Cy Pres Settlement Approved in Google Privacy Action

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Last month, a Northern District of California judge finally approved an $8.5 million settlement of a class action challenging Google Inc.’s privacy policies. The plaintiffs alleged that Google invaded their and class members’ privacy rights by sharing personal information with third parties without authorization. Specifically, the plaintiffs alleged that Google improperly shared search terms—including credit card numbers, medical information, and other private data—with advertisers and other third parties. See Order Granting Motion for Final Approval, In re Google Referrer Header Privacy Litig., No. 10-4809 (N.D. Cal. March 31, 2015) (available here).

The settlement is notable in that Google is not required to compensate the class members directly. Rather, the company will distribute proceeds to the AARP Foundation, the World Privacy forum, and to four university-based, Internet-related foundations. The court justified its decision by noting that it would be impractical to distribute the settlement fund to the nearly 130 million class members affected by the challenged practices. Under these circumstances, the Court found that the proper approach would be to put the funds to the next best use (i.e., donating them to public interest organizations focusing on privacy issues) under the cy pres doctrine.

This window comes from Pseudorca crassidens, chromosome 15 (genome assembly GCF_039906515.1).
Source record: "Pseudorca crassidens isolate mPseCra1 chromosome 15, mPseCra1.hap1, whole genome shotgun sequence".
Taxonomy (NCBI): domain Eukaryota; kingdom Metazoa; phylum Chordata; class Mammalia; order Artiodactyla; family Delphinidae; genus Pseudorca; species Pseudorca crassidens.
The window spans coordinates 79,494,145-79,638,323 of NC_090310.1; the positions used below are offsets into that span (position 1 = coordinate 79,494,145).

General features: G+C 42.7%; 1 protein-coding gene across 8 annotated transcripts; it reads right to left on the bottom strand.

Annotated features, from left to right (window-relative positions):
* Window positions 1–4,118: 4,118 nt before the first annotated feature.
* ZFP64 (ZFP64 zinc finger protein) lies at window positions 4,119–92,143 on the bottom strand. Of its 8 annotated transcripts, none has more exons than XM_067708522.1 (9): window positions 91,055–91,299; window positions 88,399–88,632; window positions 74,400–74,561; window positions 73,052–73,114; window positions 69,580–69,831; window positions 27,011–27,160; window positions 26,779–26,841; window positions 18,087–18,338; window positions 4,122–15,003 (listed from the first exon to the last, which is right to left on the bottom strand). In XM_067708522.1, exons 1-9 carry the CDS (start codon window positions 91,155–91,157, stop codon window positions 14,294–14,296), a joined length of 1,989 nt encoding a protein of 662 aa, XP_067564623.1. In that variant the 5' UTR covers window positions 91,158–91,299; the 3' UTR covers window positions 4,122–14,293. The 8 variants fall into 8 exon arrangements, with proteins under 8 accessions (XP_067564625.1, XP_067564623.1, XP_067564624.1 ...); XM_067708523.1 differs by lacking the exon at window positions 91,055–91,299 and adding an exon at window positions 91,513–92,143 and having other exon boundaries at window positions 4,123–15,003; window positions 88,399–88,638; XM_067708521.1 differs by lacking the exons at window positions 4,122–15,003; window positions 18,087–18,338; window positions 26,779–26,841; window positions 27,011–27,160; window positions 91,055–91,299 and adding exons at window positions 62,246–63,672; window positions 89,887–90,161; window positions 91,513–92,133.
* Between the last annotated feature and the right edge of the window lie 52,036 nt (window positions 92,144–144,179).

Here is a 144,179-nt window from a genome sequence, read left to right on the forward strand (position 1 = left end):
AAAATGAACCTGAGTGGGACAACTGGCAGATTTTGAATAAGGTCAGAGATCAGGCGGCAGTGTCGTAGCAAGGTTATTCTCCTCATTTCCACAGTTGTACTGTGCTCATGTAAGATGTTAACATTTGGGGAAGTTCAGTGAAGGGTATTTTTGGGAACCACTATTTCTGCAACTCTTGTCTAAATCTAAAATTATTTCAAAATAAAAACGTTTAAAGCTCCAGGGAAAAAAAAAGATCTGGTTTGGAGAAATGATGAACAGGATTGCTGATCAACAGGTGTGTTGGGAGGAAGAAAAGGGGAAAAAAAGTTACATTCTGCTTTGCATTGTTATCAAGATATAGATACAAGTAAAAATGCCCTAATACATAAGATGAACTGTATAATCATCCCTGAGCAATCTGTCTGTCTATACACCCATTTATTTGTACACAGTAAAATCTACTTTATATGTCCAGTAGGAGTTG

The cy pres doctrine provides a solution for cases where the class members are difficult to identify and/or where the individual class member damages are minimal. These cases include consumer class actions, because few class members maintain records of purchases of inexpensive goods, as well as cases where the costs of class settlement administration would exceed class members’ individual recoveries. In such instances, the obvious alternative to the defendant keeping its ill-gotten gains is for the court to award the settlement funds or judgment to non-profit organizations that promote the policies underlying the laws that the defendant violated. With a growing number of class actions brought on behalf of millions of affected class members, such as data breach cases, we expect cy pres awards to become increasingly common.

Authored by: 
Stan Karas, Senior Counsel